Why the IAF wants the S-400 missile | Defence Insights

Why the IAF wants the S-400 missile | Defence Insights

The technological leap offered by the System-400’s capabilities far outweighs the risk of sanctions from the US and the loss of status of major non-NATO ally.

In a massive blue-roofed test facility outside St Petersburg, grim-faced lab coat-wearing technicians swing open 20-foot tall metal doors. Thick white clouds spread out. The long, green silhouette of an 8×8 truck lumbers out, bellowing furiously, its headlights shining through the fog, four giant missile canisters stacked horizontally on the chassis like large logs of wood. 

This scene from the test facility of Russian missile maker Almaz-Antey’s plant could be straight out of a Jurassic Park or Transformers movie franchise.

The 8×8 Transporter Erector Launcher (TEL), which launches Russia’s most controversial arms export in recent years-the System-400 (S-400) long-range air-defence missile-is being stress-tested in temperatures that are 50 and 70 degrees Celsius below zero. 

Last October, India signed a $5 billion (Rs 35,000 crore) deal with Russia to buy five systems of this missile that NATO calls the SA-21 ‘Growler’. The deal was concluded against strong objections from the US. Washington has objected to India buying the missile partly because it has applied sanctions on Russian arms firms, but it’s mainly because of the formidable capabilities of the S-400 missile. 

The missile, the US fears, will jeopardise future arms sales of high-performance aircraft, such as the F-35, to India.

The S-400 system is highly mobile-all radars, missiles and launchers are mounted on 8×8 cross-country trucks, which makes them harder to detect and destroy. The entire system can be made ready to fire in a matter of minutes. The S-400’s crown jewel is its 92N6E electronically-steered phased array radar, dubbed ‘Grave Stone’, that can track 300 targets over 600 kilometres away and, based on the threat and range, shoot four different missile types at them. 

Each S-400 system has four types of missiles from the 400-km range, 200-km range, 100-km and 40-km range, forming a nearly impenetrable interlocking grid of missiles. It can detect and destroy targets flying as low as 100 feet to as high as 40,000 feet.These missiles can address multiple aerial threats, from combat jets to cruise missiles and air-launched smart bombs, and are resistant to electronic jamming.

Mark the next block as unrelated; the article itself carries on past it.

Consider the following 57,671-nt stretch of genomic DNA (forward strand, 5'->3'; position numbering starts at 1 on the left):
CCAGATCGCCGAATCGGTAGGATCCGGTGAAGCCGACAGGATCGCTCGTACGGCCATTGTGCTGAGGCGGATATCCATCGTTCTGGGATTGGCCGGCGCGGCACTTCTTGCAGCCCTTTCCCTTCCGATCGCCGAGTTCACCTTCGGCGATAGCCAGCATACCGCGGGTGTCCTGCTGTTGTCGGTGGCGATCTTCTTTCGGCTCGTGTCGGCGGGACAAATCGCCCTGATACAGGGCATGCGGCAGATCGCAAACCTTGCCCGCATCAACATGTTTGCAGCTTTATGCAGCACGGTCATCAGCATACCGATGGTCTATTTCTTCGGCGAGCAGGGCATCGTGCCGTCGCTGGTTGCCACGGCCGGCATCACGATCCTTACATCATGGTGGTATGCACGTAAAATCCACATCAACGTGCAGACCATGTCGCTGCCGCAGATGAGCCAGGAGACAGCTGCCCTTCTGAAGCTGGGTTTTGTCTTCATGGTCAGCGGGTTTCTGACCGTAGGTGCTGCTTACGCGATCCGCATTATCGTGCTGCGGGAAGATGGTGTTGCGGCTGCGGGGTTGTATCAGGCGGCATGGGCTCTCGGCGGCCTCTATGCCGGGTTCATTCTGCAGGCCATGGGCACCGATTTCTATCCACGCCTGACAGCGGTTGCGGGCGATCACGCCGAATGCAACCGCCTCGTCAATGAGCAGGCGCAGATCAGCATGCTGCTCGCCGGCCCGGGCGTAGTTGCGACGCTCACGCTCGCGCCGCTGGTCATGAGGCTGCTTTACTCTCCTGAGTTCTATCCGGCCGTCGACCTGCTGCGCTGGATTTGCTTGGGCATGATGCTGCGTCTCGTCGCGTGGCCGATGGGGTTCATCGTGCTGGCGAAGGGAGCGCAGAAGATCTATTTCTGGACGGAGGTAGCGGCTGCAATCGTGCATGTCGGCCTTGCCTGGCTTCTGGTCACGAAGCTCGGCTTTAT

The Indian Air Force (IAF), which has closely studied the S-400 system for the past five years, was impressed by these capabilities. The IAF’s air defence missiles can currently only engage targets 40 kilometres away. 

The Medium-Range Surface-to-Air Missile or MRSAM to be acquired from Israel next year will increase its engagement range to nearly 80 kilometres. The S-400 on the other hand, more than quadruples the IAF’s missile reach.

“Deploying one S-400 system allows you to cover an entire spectrum of aerial threats,” says a senior IAF official. The missile system offers such a quantum jump in its capabilities that, the official says that the IAF advised the government to purchase it even at the risk of incurring US wrath. India also rejected US counter-offers of the Patriot Advanced Capability-3 (PAC-3) and Terminal High Altitude Area Defense (THAAD) to stop the sale.

The deal was directly concluded between the Indian and Russian governments in just two years, considerably shorter than the Indian defence ministry’s circuitous negotiations and acquisition cycle. Interestingly, transfer of technology and defence offsets, usually insisted on by the defence ministry for large volume deals, were waived. A new payment route for India to pay for the purchase, bypassing US banking networks, was recently formalised.

The IAF sees in the S-400 an answer to many of its existential woes-a dwindling fighter jet fleet and the increasing sophistication of enemy fighter aircraft. The force has only 32 fighter squadrons as opposed to a sanctioned 39.5. This is seen as inadequate for its primary tasks of securing Indian airspace from intruding enemy aircraft and conducting aerial warfare by bombing enemy targets. 

This crisis is likely to be exacerbated by 2027 when over 100 MiG-series fighter jets are phased out, leaving the IAF with just 19 fighter squadrons. The only acquisition by then would be two squadrons of 36 Rafale fighter jets-to be delivered by 2021. The IAF’s potential adversaries, China and Pakistan, have inducted cutting-edge fighter jets like Block 52 F-16s and, in the case of the People’s Liberation Army Air Force (PLAAF), the fifth-generation J-20 fighter. In case of war, the IAF would be hard-pressed to deploy its fighter jets in defensive and offensive roles.

This imbalance changes with the acquisition of the S-400. The missile system can undertake a bulk of the airspace defence role. From their locations in India, the S-400’s radars can look deep inside Pakistani territory and pick up enemy aircraft almost as soon as they are airborne. Deployed along the eastern border with China, the missile system can monitor fighter jets taking off from airfields along the Tibetan plateau.

 “In case of hostilities, the S-400s will free up our multi-role fighters for other tasks like air-to-ground bombing missions, instead of tying them up in the air superiority role of shooting down enemy fighters,” says a senior IAF official. 

Russian officials confirmed that deliveries of all five systems will be completed by 2024 at the rate of one system a year, beginning 2020. The first S-400 mobile launcher could even be rolling down Rajpath as early as January 26, 2021. An air defence silver bullet if there was ever one.